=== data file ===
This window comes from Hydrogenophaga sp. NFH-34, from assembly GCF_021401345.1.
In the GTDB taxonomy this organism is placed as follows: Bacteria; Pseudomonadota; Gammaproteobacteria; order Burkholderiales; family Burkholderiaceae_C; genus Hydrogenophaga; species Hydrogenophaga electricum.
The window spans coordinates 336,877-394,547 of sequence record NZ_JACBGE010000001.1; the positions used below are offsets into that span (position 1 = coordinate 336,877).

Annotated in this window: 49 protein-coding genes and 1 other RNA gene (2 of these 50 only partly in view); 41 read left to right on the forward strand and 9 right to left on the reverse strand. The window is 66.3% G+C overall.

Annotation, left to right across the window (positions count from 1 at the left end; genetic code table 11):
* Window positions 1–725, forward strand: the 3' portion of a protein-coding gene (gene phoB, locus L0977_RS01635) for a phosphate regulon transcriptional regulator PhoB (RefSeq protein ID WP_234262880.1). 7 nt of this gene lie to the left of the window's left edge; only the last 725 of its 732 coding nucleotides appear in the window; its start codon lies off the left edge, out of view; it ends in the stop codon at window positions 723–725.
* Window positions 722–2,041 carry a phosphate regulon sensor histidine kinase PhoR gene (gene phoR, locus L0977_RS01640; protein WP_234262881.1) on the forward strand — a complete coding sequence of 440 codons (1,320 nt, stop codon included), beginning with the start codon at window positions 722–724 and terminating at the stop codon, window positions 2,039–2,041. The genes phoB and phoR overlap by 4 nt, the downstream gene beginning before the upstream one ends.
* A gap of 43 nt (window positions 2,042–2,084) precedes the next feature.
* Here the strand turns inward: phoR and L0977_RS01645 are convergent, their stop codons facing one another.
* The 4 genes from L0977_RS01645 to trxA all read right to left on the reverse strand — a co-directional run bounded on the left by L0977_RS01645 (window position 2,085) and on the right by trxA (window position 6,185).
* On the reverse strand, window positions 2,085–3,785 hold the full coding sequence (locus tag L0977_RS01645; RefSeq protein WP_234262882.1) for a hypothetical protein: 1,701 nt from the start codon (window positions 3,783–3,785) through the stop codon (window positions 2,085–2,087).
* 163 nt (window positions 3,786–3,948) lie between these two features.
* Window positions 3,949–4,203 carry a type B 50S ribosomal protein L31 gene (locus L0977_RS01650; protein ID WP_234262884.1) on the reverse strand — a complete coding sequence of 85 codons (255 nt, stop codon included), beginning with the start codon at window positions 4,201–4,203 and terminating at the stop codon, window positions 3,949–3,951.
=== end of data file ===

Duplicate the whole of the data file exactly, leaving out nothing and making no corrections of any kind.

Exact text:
This window comes from Hydrogenophaga sp. NFH-34, from assembly GCF_021401345.1.
In the GTDB taxonomy this organism is placed as follows: Bacteria; Pseudomonadota; Gammaproteobacteria; order Burkholderiales; family Burkholderiaceae_C; genus Hydrogenophaga; species Hydrogenophaga electricum.
The window spans coordinates 336,877-394,547 of sequence record NZ_JACBGE010000001.1; the positions used below are offsets into that span (position 1 = coordinate 336,877).

Annotated in this window: 49 protein-coding genes and 1 other RNA gene (2 of these 50 only partly in view); 41 read left to right on the forward strand and 9 right to left on the reverse strand. The window is 66.3% G+C overall.

Annotation, left to right across the window (positions count from 1 at the left end; genetic code table 11):
* Window positions 1–725, forward strand: the 3' portion of a protein-coding gene (gene phoB, locus L0977_RS01635) for a phosphate regulon transcriptional regulator PhoB (RefSeq protein ID WP_234262880.1). 7 nt of this gene lie to the left of the window's left edge; only the last 725 of its 732 coding nucleotides appear in the window; its start codon lies off the left edge, out of view; it ends in the stop codon at window positions 723–725.
* Window positions 722–2,041 carry a phosphate regulon sensor histidine kinase PhoR gene (gene phoR, locus L0977_RS01640; protein WP_234262881.1) on the forward strand — a complete coding sequence of 440 codons (1,320 nt, stop codon included), beginning with the start codon at window positions 722–724 and terminating at the stop codon, window positions 2,039–2,041. The genes phoB and phoR overlap by 4 nt, the downstream gene beginning before the upstream one ends.
* A gap of 43 nt (window positions 2,042–2,084) precedes the next feature.
* Here the strand turns inward: phoR and L0977_RS01645 are convergent, their stop codons facing one another.
* The 4 genes from L0977_RS01645 to trxA all read right to left on the reverse strand — a co-directional run bounded on the left by L0977_RS01645 (window position 2,085) and on the right by trxA (window position 6,185).
* On the reverse strand, window positions 2,085–3,785 hold the full coding sequence (locus tag L0977_RS01645; RefSeq protein WP_234262882.1) for a hypothetical protein: 1,701 nt from the start codon (window positions 3,783–3,785) through the stop codon (window positions 2,085–2,087).
* 163 nt (window positions 3,786–3,948) lie between these two features.
* Window positions 3,949–4,203 carry a type B 50S ribosomal protein L31 gene (locus L0977_RS01650; protein ID WP_234262884.1) on the reverse strand — a complete coding sequence of 85 codons (255 nt, stop codon included), beginning with the start codon at window positions 4,201–4,203 and terminating at the stop codon, window positions 3,949–3,951.